I've had time to review more of the FUDCon 11 videos, specifically the KVM, Moksha, and Desktop videos. The KVM and Moksha videos pretty much only had me saying "neat", not that I thought they were boring, just that I saw nothing to comment further on; I think both are great ideas and I'm sure that both are only at the very beginning of their potential. This then leaves the Desktop video. But I'd like to digress before I give my thoughts about it.
I first heard of Linux through a classmate, via RHL 5.1. I dabbled with it through 7.2, then drifted away. I'm not sure what caused the drift. I think it was games. Anyway, I used Windows up until Windows 2000, when I decided to take a look at this new-fangled thing called "Fedora". I set up my system as dual-boot between Windows 2000 and Fedora Core 2. I didn't boot it into FC2 very much, simply because I already had Windows 2000 set up how I liked it, and to be completely honest, Windows 2000 wasn't terribly bad. In fact, I found that it suited my needs as a desktop well. The only thing I missed was multiple workspaces.
But blah blah blah, enough of that. How does that relate to the Desktop video? Long story short, I saw the GNOME 3.0 demo, and I don't get it. How does any of that help me get things done? Why should I worry about managing the number of workspaces I have? I'm not going to say anything about the launcher application selection since I'm sure it will go through one or more revisions before they come up with a sane scheme.
"Okay big talker, how do you think it should be done?" Well, we'll get to that in a second. First I want to show you an experiment that I'm undertaking, working within the confines of the existing technology:
As you can see, it's very similar to the GNOME default with a few significant changes:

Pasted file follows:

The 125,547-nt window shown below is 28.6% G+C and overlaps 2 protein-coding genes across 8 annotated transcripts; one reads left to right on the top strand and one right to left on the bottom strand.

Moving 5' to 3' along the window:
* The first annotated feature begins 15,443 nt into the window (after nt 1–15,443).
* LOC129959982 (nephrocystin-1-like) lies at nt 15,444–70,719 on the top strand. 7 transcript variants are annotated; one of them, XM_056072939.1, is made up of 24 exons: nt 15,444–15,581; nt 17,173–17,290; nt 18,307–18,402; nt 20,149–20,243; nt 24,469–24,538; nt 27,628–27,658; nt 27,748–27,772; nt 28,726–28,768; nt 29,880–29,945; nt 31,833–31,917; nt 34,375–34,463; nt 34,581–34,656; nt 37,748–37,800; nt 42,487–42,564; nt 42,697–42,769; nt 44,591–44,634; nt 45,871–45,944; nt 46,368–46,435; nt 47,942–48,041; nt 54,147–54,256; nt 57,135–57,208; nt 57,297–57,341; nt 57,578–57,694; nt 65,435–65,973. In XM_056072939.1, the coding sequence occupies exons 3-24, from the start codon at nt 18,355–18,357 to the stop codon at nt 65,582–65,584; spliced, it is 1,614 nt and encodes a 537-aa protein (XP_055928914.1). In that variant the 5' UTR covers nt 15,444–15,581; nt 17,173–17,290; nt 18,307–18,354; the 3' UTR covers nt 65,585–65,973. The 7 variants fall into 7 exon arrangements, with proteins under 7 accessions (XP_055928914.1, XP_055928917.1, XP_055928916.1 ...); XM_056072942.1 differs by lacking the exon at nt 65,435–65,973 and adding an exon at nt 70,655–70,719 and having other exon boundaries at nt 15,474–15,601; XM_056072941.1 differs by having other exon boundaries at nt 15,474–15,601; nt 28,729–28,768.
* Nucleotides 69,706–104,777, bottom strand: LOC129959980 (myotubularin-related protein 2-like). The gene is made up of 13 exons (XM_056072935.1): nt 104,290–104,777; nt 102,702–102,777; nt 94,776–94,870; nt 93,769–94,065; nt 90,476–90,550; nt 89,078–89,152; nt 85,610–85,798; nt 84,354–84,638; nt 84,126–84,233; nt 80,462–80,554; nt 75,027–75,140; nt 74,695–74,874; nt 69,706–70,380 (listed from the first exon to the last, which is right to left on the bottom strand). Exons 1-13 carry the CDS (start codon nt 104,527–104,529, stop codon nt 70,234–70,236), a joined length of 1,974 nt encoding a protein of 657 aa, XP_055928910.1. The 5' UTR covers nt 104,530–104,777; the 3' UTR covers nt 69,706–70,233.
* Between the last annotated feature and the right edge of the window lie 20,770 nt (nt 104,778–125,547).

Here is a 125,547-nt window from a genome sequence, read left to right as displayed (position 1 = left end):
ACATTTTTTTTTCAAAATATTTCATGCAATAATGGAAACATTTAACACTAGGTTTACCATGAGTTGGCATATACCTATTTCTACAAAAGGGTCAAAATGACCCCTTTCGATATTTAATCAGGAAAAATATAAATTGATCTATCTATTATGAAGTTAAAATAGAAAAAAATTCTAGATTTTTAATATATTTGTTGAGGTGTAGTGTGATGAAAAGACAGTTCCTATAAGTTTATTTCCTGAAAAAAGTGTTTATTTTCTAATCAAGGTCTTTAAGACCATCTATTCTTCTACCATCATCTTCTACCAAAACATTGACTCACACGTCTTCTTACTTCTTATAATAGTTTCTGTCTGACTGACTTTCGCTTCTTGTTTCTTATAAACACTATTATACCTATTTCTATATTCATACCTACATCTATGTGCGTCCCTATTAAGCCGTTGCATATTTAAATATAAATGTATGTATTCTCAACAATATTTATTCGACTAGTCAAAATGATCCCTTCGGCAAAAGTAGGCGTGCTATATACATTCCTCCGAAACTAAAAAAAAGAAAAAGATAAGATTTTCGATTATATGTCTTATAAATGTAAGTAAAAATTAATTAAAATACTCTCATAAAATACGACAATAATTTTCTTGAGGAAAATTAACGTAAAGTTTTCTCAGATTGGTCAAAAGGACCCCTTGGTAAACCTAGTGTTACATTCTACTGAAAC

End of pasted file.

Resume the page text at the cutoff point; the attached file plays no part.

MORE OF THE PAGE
- I've told nautilus to not conrol the desktop
- I've added a transparent panel to the right side of the screen
- I've moved the launchers from the top panel to the top of the right panel
- I've added the trash and drive mounter applets to the bottom of the right panel
This mostly works, except for a few issues with (auto)mounting, and with the clock applet not playing nice with the right panel.
What I envision though, goes even further:
A number of changes are in place here. The visible ones:
- No more desktop
No more workspaces
- No more files, media, or icons on the desktop. Use a file manager window to get at them. Media and trash are now stuck to the right side of the display, extending up.
Only one panel
- Instead of a number of individual workspaces, there is only one solid desktop which is much larger than the display. The display need not snap to any boundary short of the actual edge of the desktop. A modifier is used in conjunction with the pointer in order to slide the display around the desktop.
Detached menu and launchers, in their own space
- Only one panel, period, along the top stuck to the top-right corner, resizeable on the left.
- Programs dragged from the menu can be dropped on the left hand side, which gives them their own launcher. Much like a panel, but transparent parts allow anything underneath them to be manipulated.
Of course, there are also a number of invisible differences as well:
- No Minimize or Maximize functionality
Applets on the panel will stick to a side
- Since there are no workspaces, neither option makes sense. Instead Lower (push this window to the bottom Z-level) and Fit (fill visible display) functionality will be used.
Moving the pointer past the edge of the display will not slide it
- You will be able to rearrange applets as you like, but they will gravitate towards either the left or the right. If you need them separated from other applets, then... use a separator.
- In this scheme the sides of the display are important, so you can't push the display just by moving to the edge.
So there you have it. I'm sure there's a few things I missed in there. As always, comments and criticism are welcome.